4 Questions I Ask Myself to Ensure I’m Empowering My Employees Who Don’t Look Like Me

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Sandra Diaz765
I leverage data and systems to deliver results.
April 13, 2024 at 4:36PM UTC

I’m a Latina with 20 years of multicultural management experience, and I'm currently leading a diverse team of 10 to help foreign national female survivors of human trafficking achieve economic independence. Seven of my teammates grew up abroad in Chinese, Korean, Hispanic and Israeli cultures, four are program graduates and only two are male. 

Though I have championed the benefits of diversity for many years at major corporations, know the effects of tokenism on performance and have personally experienced the difficulties of being the only female or minority on a team, I still struggle with managing diversity. 

Why? In my high stakes role, I want to quickly and easily make sound decisions to maximize team performance. Since I feel more comfortable with those who share my background, my preference is to avoid entrusting certain critical projects or tasks to those who are different. 

However, executing with a homogeneous team is not an option for my organization given the population that we serve and our commitment to survivor leadership. I’m challenged daily to discern between my biases and true areas for growth for each member of the team.

I found this study from McKinsey and LeanIn.org helpful to check in on how I’m empowering or disempowering those who are not like me. It quantifies the impact of specific situations on white women and women of color compared to white males and males of color, and informs how to ensure adequate representation of all groups at all levels of an organization.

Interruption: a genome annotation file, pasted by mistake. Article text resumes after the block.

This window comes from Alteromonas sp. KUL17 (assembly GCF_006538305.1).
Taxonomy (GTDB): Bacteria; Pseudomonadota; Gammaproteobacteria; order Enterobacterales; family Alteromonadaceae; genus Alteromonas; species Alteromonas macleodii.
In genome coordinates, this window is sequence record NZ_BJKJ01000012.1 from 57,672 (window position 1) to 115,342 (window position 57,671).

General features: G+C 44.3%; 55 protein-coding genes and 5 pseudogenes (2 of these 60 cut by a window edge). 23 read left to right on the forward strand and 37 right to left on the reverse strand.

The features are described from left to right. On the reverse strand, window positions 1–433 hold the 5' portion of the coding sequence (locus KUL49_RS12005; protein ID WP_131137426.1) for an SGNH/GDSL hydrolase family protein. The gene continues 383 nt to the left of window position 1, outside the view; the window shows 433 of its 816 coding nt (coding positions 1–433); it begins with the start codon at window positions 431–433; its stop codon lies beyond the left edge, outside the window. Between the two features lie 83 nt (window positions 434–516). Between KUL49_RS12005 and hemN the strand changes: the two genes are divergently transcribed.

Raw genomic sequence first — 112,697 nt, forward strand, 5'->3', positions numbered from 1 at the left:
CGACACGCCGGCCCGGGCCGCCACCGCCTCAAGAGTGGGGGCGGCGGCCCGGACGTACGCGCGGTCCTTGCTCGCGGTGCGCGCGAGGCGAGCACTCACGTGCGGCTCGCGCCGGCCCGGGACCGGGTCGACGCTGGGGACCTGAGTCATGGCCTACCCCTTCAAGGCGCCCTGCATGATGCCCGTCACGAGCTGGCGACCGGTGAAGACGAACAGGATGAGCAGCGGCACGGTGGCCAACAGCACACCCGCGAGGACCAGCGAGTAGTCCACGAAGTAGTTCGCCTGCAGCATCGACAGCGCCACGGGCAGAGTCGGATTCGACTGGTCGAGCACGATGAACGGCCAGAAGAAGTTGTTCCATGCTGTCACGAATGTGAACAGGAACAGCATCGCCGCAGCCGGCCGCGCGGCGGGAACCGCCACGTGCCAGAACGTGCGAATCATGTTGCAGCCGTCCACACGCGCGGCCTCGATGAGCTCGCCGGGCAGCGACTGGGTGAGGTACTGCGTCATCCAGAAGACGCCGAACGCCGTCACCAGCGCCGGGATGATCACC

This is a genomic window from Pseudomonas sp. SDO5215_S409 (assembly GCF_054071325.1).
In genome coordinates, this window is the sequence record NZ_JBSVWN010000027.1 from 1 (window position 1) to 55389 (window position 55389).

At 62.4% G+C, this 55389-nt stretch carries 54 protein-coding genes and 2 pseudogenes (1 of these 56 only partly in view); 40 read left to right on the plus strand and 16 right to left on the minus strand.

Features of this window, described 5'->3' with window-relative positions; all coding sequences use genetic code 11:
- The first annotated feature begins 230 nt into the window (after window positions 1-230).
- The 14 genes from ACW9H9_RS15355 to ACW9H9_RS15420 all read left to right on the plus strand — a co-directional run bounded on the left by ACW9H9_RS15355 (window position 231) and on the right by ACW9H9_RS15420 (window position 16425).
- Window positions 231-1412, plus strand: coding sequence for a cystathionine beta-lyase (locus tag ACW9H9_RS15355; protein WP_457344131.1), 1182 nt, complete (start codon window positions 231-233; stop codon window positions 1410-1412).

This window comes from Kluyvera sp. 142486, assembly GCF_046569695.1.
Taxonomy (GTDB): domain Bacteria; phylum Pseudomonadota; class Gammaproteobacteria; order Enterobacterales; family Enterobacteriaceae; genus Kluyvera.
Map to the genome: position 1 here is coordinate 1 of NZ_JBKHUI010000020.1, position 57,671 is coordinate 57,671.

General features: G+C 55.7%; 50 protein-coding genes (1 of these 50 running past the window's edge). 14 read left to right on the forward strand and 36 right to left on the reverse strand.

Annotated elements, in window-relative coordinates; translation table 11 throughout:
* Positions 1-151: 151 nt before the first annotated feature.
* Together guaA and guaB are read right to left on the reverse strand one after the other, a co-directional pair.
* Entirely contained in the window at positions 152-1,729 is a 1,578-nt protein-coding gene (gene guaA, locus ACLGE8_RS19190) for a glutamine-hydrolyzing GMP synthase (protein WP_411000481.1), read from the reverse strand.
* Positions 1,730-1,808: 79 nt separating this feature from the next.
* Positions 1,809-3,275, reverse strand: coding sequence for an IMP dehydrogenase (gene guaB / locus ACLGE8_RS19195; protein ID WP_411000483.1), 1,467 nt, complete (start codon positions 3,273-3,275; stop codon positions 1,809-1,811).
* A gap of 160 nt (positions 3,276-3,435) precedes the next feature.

Based on this data, I have crafted four questions to check how I’m interacting with each teammate daily, whether we are similar or different, so I can level the playing field:

  1. Do I ask some teammates to prove their ability to me more than others? Are there assessments that can help me more objectively identify their growth areas?
  2. Do I mention their strengths as much as their weaknesses when speaking about them in public, and in meetings with my peers and superiors? 
  3. How am I ensuring that their contributions are recognized? How can I give them credit when they are the first to express an idea in a meeting? 
  4. Am I cultivating an atmosphere of respect by addressing those who make demeaning remarks about a teammate’s gender or culture, or mistakenly perceive their seniority? 

Your organization may not tackle human suffering nor rely heavily on multicultural customers, but workplace diversity still matters to your success because it drives better outcomes. As you focus on hiring more females and minorities, and mindfully address what causes them to feel disempowered on a daily basis, you and your whole team will reap the full benefits of diversity.

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Sandra Diaz helps bicultural professionals land great marketing jobs. Students in her job search boot camp (www.sparkcareercatalysts.com) get more interviews and ideal job offers in 90 days. Sandra’s coaching approach draws from her experience as a marketing executive at L’Oréal, Sears, Sara Lee and Colgate Palmolive, and as an independent consultant. She is an avid learner and connector, frequently in the loop about new job openings.

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